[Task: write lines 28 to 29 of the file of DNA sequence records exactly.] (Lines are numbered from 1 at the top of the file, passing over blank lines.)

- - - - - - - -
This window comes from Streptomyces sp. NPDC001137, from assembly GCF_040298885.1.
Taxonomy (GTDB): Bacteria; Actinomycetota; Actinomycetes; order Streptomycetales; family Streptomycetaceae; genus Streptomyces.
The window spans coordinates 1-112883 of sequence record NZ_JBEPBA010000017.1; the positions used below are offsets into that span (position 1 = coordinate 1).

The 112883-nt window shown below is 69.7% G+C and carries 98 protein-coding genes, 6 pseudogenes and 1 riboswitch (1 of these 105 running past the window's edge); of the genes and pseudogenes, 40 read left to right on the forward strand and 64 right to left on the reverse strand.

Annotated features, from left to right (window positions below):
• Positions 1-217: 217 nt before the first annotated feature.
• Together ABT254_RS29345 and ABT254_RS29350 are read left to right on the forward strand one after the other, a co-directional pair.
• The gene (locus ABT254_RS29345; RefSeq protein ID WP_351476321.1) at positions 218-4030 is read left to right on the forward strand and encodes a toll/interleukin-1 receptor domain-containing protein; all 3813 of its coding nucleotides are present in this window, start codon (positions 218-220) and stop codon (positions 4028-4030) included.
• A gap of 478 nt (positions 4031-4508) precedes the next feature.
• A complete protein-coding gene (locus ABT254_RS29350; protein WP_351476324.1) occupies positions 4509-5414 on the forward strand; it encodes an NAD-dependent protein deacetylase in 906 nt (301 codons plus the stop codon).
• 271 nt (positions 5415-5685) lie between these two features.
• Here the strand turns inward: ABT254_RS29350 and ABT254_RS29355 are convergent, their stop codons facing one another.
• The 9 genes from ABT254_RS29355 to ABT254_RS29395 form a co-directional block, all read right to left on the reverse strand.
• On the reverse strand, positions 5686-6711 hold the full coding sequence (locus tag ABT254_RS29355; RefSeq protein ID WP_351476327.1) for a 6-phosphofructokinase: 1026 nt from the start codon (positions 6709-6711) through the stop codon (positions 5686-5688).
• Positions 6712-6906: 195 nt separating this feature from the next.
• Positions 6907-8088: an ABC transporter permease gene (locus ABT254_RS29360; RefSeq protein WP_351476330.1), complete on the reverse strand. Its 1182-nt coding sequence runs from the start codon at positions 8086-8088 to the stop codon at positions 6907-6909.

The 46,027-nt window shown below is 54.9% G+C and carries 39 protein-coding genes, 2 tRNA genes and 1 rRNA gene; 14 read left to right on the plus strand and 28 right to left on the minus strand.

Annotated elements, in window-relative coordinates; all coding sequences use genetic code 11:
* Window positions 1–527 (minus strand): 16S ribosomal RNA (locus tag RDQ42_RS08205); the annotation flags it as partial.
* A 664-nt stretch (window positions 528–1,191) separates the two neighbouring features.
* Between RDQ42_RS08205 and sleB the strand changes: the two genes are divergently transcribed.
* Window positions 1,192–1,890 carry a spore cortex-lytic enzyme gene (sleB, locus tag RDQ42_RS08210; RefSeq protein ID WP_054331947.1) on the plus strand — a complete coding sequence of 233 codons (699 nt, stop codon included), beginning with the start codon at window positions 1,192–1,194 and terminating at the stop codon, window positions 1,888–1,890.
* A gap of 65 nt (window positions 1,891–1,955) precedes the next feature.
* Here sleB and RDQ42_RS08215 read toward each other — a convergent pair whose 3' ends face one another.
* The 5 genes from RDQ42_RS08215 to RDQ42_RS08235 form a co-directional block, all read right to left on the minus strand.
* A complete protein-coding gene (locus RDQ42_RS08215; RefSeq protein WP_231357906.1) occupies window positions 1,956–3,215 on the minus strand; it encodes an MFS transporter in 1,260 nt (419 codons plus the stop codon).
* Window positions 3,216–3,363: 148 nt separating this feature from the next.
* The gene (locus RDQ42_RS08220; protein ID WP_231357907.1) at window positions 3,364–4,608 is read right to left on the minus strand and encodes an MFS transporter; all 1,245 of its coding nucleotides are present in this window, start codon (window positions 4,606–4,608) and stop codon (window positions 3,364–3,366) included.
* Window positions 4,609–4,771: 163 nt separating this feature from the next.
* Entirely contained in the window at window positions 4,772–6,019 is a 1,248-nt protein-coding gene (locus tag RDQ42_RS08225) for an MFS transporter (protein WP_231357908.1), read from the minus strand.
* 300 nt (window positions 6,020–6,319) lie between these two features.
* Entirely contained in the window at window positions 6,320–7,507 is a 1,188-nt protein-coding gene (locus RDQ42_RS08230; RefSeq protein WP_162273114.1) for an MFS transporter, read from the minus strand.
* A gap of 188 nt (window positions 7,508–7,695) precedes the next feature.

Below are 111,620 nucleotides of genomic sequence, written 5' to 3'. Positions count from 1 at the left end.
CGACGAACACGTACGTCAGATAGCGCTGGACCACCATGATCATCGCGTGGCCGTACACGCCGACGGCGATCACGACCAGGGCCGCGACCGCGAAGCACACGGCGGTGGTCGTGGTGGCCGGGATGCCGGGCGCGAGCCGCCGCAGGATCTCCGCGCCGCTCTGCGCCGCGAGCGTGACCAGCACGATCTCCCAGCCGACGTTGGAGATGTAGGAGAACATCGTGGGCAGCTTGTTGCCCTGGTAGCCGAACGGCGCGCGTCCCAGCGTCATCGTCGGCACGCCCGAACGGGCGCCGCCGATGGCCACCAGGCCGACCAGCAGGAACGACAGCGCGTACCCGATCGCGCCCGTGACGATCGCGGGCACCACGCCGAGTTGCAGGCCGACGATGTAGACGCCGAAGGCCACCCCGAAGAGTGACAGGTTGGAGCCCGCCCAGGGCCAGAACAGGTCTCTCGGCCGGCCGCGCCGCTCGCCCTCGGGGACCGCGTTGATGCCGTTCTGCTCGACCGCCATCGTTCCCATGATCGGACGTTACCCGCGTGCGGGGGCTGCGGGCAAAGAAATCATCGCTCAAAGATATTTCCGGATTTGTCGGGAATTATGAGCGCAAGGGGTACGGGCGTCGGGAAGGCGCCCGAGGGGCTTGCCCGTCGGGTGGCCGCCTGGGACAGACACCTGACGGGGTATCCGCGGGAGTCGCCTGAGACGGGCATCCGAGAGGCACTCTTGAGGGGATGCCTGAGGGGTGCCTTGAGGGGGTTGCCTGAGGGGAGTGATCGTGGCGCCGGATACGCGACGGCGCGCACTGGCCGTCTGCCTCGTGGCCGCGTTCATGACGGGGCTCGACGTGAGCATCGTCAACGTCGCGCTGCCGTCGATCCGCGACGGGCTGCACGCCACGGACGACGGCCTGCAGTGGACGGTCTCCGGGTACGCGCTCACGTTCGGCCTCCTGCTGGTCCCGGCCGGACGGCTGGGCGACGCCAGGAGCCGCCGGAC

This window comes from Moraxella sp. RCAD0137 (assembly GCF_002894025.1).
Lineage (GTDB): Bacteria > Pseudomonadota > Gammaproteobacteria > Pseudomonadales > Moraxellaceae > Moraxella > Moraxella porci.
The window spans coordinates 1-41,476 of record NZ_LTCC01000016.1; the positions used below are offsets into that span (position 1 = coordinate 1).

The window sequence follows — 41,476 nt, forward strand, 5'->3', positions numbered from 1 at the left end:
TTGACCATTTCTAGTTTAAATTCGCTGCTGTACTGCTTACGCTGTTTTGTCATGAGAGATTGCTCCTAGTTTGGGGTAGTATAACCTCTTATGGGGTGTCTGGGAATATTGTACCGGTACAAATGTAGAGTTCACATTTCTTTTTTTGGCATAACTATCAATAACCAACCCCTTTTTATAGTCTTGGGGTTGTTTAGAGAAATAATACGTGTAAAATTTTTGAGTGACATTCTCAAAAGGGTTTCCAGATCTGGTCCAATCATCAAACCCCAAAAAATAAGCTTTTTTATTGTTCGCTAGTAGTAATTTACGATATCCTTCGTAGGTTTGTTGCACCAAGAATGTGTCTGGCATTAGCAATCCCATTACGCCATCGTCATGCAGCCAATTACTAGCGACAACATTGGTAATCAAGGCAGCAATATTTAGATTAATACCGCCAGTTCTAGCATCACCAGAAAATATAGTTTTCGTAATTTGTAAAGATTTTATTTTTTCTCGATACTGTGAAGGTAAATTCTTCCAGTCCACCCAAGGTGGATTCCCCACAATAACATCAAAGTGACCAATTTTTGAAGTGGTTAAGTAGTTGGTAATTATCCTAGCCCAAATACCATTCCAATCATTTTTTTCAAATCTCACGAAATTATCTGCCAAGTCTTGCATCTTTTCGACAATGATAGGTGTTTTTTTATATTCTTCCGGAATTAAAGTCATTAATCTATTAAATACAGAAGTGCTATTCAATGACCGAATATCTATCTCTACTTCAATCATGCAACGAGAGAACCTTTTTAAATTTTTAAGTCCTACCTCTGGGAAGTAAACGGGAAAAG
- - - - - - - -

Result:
* The gene (locus RDQ42_RS08220; protein ID WP_231357907.1) at window positions 3,364–4,608 is read right to left on the minus strand and encodes an MFS transporter; all 1,245 of its coding nucleotides are present in this window, start codon (window positions 4,606–4,608) and stop codon (window positions 3,364–3,366) included.
* Window positions 4,609–4,771: 163 nt separating this feature from the next.